You Can Watch The Accidental Explosion In NJ

by Seth Millstein

On Saturday, a bomb went off in the Chelsea neighborhood of New York, injuring 29 people. But there were several other bombing attempts over the weekend, and thankfully, all of them were thwarted. In one instance, a package in New Jersey containing five pipe bombs was reported to authorities and one detonated unexpectedly, but safely, while a bomb squad robot was observing it. It was all captured on video, so if you'd like to watch the accidental explosion in Elizabeth to remind yourself that sometimes things work out okay, look no further. Thankfully, no one was injured during the New Jersey explosion.

This video has a somewhat novel backstory. According to authorities, two homeless men found the package on Sunday night, sitting on a trash can near a popular bar in Elizabeth. They grabbed it, suspecting that it might contain valuables, but all they saw inside were saw pipes and wiring. The two immediately dropped it, walked to the Elizabeth police station, and reported the package to the cops.

In doing so, these men-turned-good-Samaritans may have prevented another bombing. After Elizabeth police had the package in their possession, bomb experts from the FBI, Union County and the New Jersey State Police showed up to disarm the explosive devices inside. While doing so, one of them detonated. The FBI's statement implies that the explosion itself was accidental, but that's really neither here nor there: The bomb was disposed of without injuring anybody, which is really the point of calling in the bomb squad to begin with.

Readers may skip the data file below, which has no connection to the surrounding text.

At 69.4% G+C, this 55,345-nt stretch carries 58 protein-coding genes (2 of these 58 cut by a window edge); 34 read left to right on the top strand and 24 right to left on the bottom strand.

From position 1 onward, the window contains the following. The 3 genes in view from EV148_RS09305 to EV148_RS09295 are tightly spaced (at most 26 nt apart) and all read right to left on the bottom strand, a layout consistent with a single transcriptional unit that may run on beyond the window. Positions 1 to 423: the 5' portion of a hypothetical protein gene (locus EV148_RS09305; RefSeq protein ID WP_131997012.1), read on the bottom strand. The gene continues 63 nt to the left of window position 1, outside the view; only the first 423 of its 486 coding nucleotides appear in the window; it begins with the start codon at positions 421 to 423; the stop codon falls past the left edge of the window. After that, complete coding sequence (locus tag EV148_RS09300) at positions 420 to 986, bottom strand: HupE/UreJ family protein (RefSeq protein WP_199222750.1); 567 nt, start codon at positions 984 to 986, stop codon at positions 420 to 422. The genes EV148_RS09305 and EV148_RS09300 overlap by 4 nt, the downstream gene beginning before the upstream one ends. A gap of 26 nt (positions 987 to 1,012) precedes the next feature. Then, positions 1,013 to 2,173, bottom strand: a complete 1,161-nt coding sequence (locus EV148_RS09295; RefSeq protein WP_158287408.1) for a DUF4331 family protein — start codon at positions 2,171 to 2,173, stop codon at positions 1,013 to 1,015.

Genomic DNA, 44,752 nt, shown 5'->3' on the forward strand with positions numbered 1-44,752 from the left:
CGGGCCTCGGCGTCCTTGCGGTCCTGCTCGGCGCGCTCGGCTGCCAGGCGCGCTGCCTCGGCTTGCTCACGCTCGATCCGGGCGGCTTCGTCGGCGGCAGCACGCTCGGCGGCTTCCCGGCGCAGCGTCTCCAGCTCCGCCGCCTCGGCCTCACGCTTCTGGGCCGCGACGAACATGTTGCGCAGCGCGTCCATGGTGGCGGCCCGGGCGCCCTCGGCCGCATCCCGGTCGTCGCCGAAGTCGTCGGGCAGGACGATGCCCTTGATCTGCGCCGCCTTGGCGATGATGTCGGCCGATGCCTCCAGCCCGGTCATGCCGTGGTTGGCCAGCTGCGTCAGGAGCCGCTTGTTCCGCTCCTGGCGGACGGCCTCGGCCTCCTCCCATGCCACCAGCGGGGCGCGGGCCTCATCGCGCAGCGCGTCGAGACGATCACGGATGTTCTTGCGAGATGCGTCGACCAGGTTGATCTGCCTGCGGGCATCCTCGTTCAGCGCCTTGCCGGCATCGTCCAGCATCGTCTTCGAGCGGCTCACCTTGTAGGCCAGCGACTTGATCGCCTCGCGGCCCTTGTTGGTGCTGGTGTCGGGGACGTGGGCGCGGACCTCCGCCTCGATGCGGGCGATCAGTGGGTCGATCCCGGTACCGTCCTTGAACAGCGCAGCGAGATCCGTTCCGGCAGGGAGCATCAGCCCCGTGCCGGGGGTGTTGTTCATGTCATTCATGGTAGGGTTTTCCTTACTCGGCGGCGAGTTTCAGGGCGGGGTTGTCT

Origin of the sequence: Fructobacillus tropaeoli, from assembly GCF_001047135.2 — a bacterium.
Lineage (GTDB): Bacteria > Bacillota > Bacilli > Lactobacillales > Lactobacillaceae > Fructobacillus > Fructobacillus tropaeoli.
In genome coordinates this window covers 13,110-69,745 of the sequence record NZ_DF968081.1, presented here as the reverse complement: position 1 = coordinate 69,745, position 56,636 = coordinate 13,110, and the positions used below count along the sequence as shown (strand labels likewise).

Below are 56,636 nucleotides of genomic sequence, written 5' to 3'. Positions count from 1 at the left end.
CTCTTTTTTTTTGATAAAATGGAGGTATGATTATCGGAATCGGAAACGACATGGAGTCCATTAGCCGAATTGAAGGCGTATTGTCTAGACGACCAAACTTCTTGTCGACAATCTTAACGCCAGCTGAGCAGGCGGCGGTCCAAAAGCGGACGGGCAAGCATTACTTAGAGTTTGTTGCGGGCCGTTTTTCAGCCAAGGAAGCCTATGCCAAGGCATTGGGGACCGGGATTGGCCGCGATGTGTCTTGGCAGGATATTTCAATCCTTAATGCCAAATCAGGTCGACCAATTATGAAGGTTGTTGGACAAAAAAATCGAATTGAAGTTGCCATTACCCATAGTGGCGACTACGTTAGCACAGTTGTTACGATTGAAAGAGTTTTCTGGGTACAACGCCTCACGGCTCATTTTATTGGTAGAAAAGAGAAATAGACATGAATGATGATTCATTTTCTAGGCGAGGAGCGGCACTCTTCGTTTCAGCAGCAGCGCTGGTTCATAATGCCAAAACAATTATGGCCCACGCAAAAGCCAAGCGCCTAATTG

Amazingly, this was just one of two instances over the weekend in which someone inadvertently prevented a terrorist attack. On Saturday, two men found a rolling suitcase on West 27th in New York and opened it up. Inside was a pressure cooker bomb attached to a cell phone; the men proceeded to remove the bomb, discard it, and take the suitcase.

Not very honorable, sure — but this ended up being a tremendously helpful act. Authorities suspect that as the men were removing the bomb, they inadvertently rendered it useless. What's more, they left the cell phone attached to the explosive, and that phone ultimately helped authorities track down the bomber.

The bombs in the New York and New Jersey areas this weekend — including the aforementioned ones, plus the one that went off in Chelsea and another one that was disposed of when a citizen stumbled upon it — are linked to the same suspect, who was taken into custody after a shootout with police.

None of this should overshadow the fact that 29 people sustained injuries from the Chelsea bomb that did go off. But it's always healthy to keep a dose of perspective. Last weekend's events weren't nearly as bad as they could have been, and we have bomb squads, sharp-eyed bystanders, and package thieves to thank for it.